Different Workplaces, Similar Exclusions: Women’s Work in India

What are the kinds of exclusion that women face at work? 

In January 2019, before the opening of the World Economic Forum at Davos, Switzerland, Oxfam released a report and said that the face of inequality in India is female. According to the report, the gender pay gap in India is currently at 34%.

The gender pay gap is the real-world, material consequence that women face owing to numerous forms of social discrimination. Whether it is because they have unequal access to education, or because of patriarchal social norms that define what kind of work is “suitable” for women, these kinds of discrimination have ensured that women’s wages have remained depressed as their labour is considered cheaper than that of men.

In this reading list, we look at the economic consequences these kinds of discrimination have had on women from different workplaces.

1) Mines: Exclusion from Economic Activities

Through a history of the mines in Raniganj, West Bengal, Kuntala Lahiri-Dutt’s 2001 article traces how women went from being “gin girls,” that is, women who ran the steam engines, to scavengers, in a matter of a few decades. Her articles shows how technological and policy changes were responsible for pushing women, especially Adivasi and lower caste women, out of the productive labour force. From the beginning of the 20th century, the role of women in mines was reduced till they had to resort to scavenging.

Each change in production technology within the industry also had a gender impact: the changes effectively excluded and marginalised women, the extent of exclusion depending on how men’s interests, needs and hopes are disproportionately represented. Therefore, the impacts of technology changes have been experienced differently by women than men in collieries.

2) Tea Plantations: Exclusion from Political Organisation

Plantations have historically employed a high percentage of women workers, mainly because in the early stages, labour was hired on a family basis. Work on the plantation was divided in a gendered manner, because of which, convention now demands that more women be employed in picking tea-leaves while men are preferred for maintaining the estate. However, Kanchan Sarkar and Sharit K Bhowmik studied the participation of women in trade unions in the post-independence period and have argued that this gender segregation has been maintained, even now, because it allows the planters to keep the women’s wages low. According to Labour Bureau figures from the 1970s, it was found that 52% of the women employed in tea plantations were members of trade unions. But was this membership meaningful?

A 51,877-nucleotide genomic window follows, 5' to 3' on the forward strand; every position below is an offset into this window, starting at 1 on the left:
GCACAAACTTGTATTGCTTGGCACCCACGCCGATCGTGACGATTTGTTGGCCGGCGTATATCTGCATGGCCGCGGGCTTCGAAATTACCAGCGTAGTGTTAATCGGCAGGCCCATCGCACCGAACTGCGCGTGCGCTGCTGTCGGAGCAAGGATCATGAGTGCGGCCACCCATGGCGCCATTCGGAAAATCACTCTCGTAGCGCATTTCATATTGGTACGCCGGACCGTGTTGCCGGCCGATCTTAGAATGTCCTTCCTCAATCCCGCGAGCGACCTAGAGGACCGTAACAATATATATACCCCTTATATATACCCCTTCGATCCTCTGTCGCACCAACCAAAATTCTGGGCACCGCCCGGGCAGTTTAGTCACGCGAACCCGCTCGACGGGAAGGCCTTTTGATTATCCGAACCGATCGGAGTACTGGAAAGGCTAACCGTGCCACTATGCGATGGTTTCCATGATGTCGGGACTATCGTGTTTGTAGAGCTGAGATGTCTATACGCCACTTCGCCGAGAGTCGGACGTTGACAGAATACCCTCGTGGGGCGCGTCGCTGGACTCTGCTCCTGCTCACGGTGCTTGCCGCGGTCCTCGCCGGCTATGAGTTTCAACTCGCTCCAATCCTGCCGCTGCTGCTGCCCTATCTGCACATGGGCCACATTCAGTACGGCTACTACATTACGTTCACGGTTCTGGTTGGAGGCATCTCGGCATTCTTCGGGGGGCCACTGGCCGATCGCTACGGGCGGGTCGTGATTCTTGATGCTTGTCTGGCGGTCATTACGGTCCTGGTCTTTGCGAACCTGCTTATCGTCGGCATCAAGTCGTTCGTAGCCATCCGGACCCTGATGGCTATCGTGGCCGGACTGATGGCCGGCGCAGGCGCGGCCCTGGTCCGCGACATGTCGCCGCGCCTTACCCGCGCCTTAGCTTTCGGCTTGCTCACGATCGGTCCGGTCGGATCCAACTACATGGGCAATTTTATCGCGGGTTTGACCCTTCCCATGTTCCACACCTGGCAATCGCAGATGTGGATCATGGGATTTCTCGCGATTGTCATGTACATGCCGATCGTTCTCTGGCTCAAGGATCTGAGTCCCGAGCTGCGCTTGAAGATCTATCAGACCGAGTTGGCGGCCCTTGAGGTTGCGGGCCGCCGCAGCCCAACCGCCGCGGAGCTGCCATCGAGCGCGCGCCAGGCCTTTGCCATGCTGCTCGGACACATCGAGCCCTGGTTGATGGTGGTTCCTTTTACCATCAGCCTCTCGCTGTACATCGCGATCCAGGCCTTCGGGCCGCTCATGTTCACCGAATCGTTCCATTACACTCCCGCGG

The high rate of membership of unions gives the impression that women were actively involved in the trade union movement. However, when we probed the reasons for joining unions we got a different picture. We found that the most common reason for joining a union was because the husband or the father of the woman was a member of that union. In the case of married women they became members of the unions their husbands belonged to. Unmarried women were influenced by their fathers' decision on the choice of the union. These reasons were given by 90 per cent of the sample. The other 10 per cent were influenced by the decisions of sons, brothers or male relatives. In fact we did not come across a single case where the choice of joining a particular union was determined by the woman's independent choice.